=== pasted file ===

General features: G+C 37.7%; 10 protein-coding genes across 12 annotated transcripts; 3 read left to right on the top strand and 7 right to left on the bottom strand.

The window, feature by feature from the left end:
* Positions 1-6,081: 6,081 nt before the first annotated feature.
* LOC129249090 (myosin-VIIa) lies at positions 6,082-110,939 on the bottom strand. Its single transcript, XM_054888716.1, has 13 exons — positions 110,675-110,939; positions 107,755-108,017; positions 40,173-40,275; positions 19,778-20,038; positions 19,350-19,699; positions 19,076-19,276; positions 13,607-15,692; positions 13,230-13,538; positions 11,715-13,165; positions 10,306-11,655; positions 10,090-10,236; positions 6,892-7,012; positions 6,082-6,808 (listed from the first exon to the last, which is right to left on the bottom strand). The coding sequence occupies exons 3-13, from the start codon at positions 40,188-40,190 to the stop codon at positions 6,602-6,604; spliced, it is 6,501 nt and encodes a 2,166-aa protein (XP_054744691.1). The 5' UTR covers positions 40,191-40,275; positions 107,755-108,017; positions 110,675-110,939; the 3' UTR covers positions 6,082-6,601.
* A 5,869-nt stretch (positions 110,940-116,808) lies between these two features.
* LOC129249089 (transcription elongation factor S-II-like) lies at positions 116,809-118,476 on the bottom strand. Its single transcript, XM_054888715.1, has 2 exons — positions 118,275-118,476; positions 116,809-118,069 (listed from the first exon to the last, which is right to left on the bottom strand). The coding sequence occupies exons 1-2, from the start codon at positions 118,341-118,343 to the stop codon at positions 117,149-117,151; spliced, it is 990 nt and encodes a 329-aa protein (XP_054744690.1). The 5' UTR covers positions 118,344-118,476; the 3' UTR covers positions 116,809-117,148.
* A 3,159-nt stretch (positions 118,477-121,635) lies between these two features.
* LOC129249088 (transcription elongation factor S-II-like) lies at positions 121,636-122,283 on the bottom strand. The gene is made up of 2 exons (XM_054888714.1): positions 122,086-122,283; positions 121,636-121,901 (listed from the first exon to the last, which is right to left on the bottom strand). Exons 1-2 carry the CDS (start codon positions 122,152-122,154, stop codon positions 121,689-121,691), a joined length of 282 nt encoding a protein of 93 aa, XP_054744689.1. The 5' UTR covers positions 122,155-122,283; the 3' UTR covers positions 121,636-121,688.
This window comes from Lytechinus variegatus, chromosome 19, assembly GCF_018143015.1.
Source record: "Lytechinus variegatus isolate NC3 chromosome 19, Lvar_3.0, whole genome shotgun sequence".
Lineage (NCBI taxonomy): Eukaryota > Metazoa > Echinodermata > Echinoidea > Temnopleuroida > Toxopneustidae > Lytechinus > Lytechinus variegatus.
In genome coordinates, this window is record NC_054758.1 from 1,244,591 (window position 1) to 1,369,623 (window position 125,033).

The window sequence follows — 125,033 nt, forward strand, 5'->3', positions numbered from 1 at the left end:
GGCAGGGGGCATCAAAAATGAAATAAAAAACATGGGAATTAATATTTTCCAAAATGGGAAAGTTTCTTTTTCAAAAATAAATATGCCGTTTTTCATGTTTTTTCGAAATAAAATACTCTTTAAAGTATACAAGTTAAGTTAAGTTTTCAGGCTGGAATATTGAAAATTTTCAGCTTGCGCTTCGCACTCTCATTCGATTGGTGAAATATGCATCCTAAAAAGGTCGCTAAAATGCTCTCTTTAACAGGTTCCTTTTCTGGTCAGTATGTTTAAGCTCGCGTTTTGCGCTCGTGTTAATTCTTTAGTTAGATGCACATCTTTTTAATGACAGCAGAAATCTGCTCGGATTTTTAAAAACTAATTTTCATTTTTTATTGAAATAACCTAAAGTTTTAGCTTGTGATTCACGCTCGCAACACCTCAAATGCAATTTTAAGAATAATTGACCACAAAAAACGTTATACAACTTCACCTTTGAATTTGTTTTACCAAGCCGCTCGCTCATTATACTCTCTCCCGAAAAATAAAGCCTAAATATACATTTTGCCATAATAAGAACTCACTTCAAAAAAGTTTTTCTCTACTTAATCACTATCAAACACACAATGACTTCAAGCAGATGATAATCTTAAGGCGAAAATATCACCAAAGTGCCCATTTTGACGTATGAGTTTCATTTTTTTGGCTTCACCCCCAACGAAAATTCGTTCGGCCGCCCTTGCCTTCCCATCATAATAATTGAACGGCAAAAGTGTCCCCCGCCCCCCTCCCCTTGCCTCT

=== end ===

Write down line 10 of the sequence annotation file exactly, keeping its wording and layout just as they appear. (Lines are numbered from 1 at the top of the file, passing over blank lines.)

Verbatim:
Source record: "Lytechinus variegatus isolate NC3 chromosome 19, Lvar_3.0, whole genome shotgun sequence".